News / Asia

Burma Loosens Grip on Media Censorship

Just months ago it would have been unthinkable to have Burma's democracy leader Aung San Suu Kyi featured in local media, though she recently was featured by various publications as censorship authorities loosen up somewhat, in Rangoon, Burma, December 20
Just months ago it would have been unthinkable to have Burma's democracy leader Aung San Suu Kyi featured in local media, though she recently was featured by various publications as censorship authorities loosen up somewhat, in Rangoon, Burma, December 20
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Daniel Schearf

Burma’s notorious censors have relaxed their tight grip on the media this year, although journalists are still by no means able to freely report.

Just months ago it would have been unthinkable to have Burma’s democracy leader Aung San Suu Kyi featured in local media.

But Wai Phyo says that censorship authorities, who scrutinize all their publications, have loosened up.

"We could report on Aung San Suu Kyi’s attending the opening ceremony of the new library," Wai Phyo noted. "On the same day, she attended the birthday celebration for a political prisoner [Min Ko Naing - a political prisoner and 88 generation student leader who is still in jail], but we were not allowed to report about it. Both stories are about Aung San Suu Kyi. The censorship board is not absolutely tightening, but not relaxing all either. They are adjusting depending on the contents."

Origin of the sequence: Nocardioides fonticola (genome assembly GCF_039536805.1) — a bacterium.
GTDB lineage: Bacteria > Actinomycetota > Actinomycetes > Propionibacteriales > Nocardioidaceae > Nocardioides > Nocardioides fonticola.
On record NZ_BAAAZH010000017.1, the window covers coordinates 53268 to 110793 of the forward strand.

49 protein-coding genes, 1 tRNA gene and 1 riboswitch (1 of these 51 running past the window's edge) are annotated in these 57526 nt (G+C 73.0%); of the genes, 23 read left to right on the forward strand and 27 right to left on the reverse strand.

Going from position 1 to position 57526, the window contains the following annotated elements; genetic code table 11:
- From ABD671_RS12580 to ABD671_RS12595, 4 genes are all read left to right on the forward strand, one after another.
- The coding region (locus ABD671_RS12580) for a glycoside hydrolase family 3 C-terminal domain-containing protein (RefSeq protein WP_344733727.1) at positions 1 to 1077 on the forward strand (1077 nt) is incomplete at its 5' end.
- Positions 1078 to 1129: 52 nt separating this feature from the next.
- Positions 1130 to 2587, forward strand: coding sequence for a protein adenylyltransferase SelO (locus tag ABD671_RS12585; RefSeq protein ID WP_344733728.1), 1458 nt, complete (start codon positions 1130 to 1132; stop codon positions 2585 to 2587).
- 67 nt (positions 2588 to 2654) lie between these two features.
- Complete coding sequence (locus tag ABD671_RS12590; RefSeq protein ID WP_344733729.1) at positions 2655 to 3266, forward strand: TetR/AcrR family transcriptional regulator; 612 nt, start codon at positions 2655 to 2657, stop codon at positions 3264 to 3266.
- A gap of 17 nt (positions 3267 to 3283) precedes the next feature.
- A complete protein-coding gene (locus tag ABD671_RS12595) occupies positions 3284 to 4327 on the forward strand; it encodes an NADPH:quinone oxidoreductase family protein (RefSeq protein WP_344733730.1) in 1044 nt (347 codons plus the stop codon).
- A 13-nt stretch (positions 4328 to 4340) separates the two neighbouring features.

He said they can evade censors altogether by posting articles directly onto their Facebook page, which now has more than 20,000 followers, as long as they do not criticize authorities.

“For urgent news we just post it online without getting permission from the censorship board. As long as the news is not attacking them [the government], we can post articles on Facebook freely,” said Wai Phyo.

Despite the slight opening and hope for further reforms, Eleven Media Group journalists did not want their faces shown for fear of any possible repercussions.

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